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Sugary, Caffeinated Drinks Negatively Affect Sleep

Updated: Dec 18, 2018

Breaking the sugar habit may call for a method that is rarely thought about. Getting sufficient sleep is the remedy to the sugar cravings linked to sleep loss.

Key takeaways:

People will drink significantly more sugar sweetened and caffeinated drinks if they get little sleep.

Sleeping for less than five hours predisposed people to drinking 21 percent more sugar sweetened, caffeinated beverages.

By improving their sleep, people can then improve on their ability to break the habit and limit their sugar intake.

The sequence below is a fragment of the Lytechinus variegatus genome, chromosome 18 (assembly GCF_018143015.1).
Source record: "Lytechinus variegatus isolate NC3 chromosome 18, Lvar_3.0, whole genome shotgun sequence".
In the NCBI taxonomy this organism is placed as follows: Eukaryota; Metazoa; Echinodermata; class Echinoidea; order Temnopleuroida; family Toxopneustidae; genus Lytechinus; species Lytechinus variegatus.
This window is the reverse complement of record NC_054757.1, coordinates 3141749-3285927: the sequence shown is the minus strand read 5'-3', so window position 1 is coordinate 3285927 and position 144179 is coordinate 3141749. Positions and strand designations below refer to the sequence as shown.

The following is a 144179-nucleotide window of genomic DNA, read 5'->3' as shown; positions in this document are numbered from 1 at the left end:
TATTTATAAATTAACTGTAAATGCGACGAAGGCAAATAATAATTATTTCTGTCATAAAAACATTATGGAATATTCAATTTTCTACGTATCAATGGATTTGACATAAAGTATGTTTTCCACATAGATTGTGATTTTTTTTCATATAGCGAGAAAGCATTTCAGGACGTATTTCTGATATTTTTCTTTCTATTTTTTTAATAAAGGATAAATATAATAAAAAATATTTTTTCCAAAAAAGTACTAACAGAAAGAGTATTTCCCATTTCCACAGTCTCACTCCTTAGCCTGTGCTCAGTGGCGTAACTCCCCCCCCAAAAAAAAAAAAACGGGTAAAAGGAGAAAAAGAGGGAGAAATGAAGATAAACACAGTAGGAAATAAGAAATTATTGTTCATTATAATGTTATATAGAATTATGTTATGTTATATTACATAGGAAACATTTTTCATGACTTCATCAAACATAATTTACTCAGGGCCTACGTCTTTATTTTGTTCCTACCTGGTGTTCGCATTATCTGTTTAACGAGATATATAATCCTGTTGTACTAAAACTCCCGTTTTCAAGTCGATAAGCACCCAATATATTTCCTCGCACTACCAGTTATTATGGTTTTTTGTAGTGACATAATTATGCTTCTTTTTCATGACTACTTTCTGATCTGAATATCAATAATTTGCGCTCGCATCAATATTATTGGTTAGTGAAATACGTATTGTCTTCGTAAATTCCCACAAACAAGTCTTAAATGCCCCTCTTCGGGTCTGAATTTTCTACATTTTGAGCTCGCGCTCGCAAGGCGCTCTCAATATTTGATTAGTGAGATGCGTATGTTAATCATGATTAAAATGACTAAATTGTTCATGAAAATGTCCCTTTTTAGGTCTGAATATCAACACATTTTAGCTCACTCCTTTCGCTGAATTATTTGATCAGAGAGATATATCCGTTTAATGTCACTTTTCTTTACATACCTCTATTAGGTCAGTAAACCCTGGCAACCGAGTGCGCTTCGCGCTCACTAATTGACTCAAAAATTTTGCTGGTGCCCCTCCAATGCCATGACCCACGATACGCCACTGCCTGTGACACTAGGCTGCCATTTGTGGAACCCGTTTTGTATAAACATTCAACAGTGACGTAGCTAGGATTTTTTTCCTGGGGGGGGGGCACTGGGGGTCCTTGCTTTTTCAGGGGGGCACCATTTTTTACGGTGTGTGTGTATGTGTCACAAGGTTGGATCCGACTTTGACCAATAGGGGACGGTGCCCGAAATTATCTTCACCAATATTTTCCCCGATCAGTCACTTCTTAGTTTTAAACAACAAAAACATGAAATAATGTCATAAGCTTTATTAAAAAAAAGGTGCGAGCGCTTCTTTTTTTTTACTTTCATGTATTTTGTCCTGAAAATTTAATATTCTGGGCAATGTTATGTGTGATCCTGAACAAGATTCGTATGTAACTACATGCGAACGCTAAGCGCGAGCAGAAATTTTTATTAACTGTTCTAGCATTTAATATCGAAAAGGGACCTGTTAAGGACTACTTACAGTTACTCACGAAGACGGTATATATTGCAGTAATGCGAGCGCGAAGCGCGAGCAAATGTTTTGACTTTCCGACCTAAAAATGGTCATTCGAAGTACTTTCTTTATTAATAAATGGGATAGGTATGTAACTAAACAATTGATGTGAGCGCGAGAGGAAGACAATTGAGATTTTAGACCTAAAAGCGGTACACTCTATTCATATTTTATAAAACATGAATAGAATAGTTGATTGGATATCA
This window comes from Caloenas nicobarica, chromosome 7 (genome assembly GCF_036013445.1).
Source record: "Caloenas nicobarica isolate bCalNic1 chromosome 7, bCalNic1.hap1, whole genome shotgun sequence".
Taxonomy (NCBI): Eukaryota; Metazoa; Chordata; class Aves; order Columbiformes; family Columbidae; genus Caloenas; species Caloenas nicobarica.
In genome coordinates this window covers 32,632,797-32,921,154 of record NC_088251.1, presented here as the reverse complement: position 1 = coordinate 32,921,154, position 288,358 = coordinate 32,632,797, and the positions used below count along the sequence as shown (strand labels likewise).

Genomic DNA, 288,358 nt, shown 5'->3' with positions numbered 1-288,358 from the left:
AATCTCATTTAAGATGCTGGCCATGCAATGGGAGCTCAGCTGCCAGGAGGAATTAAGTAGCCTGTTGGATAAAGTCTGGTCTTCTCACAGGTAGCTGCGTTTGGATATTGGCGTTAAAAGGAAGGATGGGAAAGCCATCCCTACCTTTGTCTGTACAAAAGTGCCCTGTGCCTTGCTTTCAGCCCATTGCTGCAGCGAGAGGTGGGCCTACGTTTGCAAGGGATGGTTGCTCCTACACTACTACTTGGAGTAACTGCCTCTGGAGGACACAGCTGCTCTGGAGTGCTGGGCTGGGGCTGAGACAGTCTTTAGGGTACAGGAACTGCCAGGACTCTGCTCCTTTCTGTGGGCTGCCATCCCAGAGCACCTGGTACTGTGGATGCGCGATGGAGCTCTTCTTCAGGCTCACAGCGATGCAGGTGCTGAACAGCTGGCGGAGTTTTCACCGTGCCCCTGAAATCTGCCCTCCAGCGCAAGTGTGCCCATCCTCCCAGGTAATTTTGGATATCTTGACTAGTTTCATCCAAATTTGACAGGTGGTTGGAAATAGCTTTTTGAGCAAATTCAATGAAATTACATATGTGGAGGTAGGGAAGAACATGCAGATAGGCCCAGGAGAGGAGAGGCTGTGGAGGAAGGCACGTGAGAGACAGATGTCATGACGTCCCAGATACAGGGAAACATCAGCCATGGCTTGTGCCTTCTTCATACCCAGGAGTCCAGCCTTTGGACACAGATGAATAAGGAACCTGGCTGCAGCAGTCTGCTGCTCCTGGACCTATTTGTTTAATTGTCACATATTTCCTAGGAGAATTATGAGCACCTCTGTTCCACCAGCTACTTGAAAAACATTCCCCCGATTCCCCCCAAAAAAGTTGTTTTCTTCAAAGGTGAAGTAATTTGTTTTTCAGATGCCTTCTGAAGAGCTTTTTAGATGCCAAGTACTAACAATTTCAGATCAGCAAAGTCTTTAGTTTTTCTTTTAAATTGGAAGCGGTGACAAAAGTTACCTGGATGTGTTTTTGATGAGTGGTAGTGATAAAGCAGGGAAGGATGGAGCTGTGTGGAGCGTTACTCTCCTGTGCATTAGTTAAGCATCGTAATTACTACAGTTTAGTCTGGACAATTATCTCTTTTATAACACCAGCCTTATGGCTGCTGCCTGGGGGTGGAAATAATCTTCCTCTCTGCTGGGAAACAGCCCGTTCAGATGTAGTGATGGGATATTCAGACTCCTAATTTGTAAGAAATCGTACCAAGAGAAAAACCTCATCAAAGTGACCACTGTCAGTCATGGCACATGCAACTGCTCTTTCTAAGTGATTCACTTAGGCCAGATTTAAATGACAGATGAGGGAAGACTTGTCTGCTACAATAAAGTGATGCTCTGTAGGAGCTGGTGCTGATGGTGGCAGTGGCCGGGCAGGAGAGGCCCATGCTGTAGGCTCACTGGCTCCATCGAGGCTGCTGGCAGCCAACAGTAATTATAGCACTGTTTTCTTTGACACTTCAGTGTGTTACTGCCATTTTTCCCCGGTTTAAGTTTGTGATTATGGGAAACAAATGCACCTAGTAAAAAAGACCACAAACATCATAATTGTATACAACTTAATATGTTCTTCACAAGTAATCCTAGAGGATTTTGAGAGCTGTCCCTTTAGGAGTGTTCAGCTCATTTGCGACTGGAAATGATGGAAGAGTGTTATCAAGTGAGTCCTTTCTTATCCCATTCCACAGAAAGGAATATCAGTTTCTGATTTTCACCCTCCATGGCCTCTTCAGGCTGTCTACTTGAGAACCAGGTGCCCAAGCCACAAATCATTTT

"We think there may be a positive feedback loop where sugary drinks and sleep loss reinforce one another, making it harder for people to eliminate their unhealthy sugar habit," said lead author Aric Prather, an assistant professor of psychiatry.

Read the full story here

For further information or advice contact College Street Dental Centre in Petersfield, Hampshire on 01730 263180


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